McAleenan resolves standoff, will testify at threats hearing
Acting Homeland Security Secretary Kevin McAleenan will now testify Wednesday at a House Homeland Security Committee hearing on global terrorism, the committee and the Department of Homeland Security confirmed on Tuesday.
McAleenan had said last week that he would not appear for the hearing, despite being issued a subpoena by the committee. The subpoena has been withdrawn since McAleenan has agreed to voluntarily appear at the hearing, according to a letter from House Homeland Committee Chairman Bennie Thompson.
CNN reported last week that the hearing fell the day before McAleenan was scheduled to leave his job atop DHS and, in a letter to the committee sent at the time, McAleenan said he could not testify because he was focused on “winding down” his tenure. President Donald Trump announced McAleenan’s resignation earlier this month.
Asked on Tuesday if McAleenan was still planning to leave office on Thursday, a DHS official could not confirm the date but said “the Secretary has always said he will work with the White House on his departure date to ensure a smooth transition.”
Thompson had issued subpoenas last week to McAleenan and acting National Counterterrorism Center Director Russell Travers to appear at the hearing Wednesday on terrorist threats facing the country.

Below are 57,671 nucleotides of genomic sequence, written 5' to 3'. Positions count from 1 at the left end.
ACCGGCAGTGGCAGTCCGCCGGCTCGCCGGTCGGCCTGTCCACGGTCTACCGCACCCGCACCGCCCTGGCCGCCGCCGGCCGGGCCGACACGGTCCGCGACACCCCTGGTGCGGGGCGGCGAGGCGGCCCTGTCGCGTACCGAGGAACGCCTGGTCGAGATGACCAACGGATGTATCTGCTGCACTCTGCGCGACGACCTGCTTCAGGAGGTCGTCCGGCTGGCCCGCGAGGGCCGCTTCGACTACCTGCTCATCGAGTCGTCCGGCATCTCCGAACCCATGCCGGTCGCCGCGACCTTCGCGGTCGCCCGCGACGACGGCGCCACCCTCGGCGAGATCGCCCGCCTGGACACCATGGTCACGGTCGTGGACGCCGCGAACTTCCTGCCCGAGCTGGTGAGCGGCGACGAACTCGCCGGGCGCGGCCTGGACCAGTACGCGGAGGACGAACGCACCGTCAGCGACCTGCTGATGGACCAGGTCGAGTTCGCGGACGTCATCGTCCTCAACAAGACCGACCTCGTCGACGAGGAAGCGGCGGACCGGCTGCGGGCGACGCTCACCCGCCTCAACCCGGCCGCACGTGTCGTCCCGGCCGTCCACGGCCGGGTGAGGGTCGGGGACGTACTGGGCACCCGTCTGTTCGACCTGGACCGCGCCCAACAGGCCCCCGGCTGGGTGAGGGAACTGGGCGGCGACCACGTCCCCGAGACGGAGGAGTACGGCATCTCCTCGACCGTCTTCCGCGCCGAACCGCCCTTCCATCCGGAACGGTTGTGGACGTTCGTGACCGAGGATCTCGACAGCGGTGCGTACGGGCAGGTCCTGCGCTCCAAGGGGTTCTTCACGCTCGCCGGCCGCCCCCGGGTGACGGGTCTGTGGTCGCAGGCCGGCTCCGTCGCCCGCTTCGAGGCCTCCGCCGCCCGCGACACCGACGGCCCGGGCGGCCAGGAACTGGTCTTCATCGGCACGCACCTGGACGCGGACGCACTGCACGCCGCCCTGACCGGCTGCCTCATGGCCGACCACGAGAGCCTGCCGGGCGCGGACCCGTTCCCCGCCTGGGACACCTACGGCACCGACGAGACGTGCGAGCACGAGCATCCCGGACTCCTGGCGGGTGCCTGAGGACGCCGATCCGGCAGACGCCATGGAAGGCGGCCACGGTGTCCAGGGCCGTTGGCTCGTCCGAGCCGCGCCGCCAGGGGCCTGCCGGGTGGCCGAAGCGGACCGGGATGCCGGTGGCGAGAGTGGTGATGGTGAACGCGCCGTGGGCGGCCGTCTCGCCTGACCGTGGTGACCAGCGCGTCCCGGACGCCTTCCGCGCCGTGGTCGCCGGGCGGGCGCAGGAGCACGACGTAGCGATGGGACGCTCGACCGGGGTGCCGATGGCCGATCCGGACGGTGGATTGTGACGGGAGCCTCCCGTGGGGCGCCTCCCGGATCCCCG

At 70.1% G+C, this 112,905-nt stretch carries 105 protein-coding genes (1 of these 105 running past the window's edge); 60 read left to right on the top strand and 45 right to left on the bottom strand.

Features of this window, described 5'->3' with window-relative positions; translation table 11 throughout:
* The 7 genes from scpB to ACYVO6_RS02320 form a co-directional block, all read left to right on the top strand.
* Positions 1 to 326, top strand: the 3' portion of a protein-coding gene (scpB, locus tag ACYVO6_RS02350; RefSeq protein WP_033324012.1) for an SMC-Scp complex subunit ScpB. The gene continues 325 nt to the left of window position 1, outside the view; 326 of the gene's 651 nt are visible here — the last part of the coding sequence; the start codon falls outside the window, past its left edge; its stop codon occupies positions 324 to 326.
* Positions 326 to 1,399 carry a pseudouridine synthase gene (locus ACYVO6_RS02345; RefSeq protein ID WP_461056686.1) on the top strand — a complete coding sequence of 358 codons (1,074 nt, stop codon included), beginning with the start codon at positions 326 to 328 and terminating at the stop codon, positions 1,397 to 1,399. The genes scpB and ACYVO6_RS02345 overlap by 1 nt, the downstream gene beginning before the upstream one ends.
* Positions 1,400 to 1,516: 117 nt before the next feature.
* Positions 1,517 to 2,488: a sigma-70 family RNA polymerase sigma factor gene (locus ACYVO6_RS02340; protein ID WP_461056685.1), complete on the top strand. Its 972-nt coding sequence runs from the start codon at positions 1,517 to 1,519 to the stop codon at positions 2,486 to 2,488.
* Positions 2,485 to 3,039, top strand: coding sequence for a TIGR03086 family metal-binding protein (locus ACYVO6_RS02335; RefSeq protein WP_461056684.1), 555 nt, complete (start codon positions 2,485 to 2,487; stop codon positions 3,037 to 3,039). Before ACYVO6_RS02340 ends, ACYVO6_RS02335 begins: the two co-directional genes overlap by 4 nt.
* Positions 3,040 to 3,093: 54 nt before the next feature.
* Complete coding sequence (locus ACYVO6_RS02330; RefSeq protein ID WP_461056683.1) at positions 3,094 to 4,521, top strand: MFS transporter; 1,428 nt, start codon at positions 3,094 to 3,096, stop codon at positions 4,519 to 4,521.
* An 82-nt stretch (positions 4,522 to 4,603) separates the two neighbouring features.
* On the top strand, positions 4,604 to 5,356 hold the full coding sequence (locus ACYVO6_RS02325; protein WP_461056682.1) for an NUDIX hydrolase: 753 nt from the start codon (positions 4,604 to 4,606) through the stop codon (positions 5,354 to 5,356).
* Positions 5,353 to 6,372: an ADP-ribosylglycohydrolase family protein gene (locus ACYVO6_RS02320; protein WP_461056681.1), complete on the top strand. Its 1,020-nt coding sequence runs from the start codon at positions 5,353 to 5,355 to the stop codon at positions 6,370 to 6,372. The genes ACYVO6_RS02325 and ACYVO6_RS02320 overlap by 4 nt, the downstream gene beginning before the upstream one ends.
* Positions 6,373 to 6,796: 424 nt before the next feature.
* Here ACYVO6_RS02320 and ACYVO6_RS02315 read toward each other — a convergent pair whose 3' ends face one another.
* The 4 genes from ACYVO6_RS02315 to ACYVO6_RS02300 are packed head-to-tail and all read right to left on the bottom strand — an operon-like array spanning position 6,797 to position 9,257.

Anything McAleenan says at the hearing has a “shelf life of 24 hours,” a senior Homeland Security Department official told CNN last week, noting that the acting secretary is expected to depart the following day.
“There was no indication that they were going to move to a compulsory process,” said the official. “It’s not an appropriate approach.”
While Thompson, a Mississippi Democrat, and the acting secretary have previously worked together cooperatively, their correspondence regarding the subpoena had appeared tense.
In a testy letter to Thompson on Friday, McAleenan said he was “disappointed, and extremely surprised” to receive the subpoena, writing that Thompson refused to limit questioning to the topic of the hearing. McAleenan also noted that the subpoena appears to have violated committee rules, as it was issued by the chairman alone and apparently without notifying his Republican committee counterpart.
Thompson responded in a statement at the time that “the Acting Secretary’s letter gets the facts wrong. To be clear, no rules were broken by the Committee and his appearance remains legally required. It seems he just doesn’t want to testify. But it should be no surprise that a Trump Administration official would deliberately mislead the American public.”
CNN’s Caroline Kelly contributed to this report.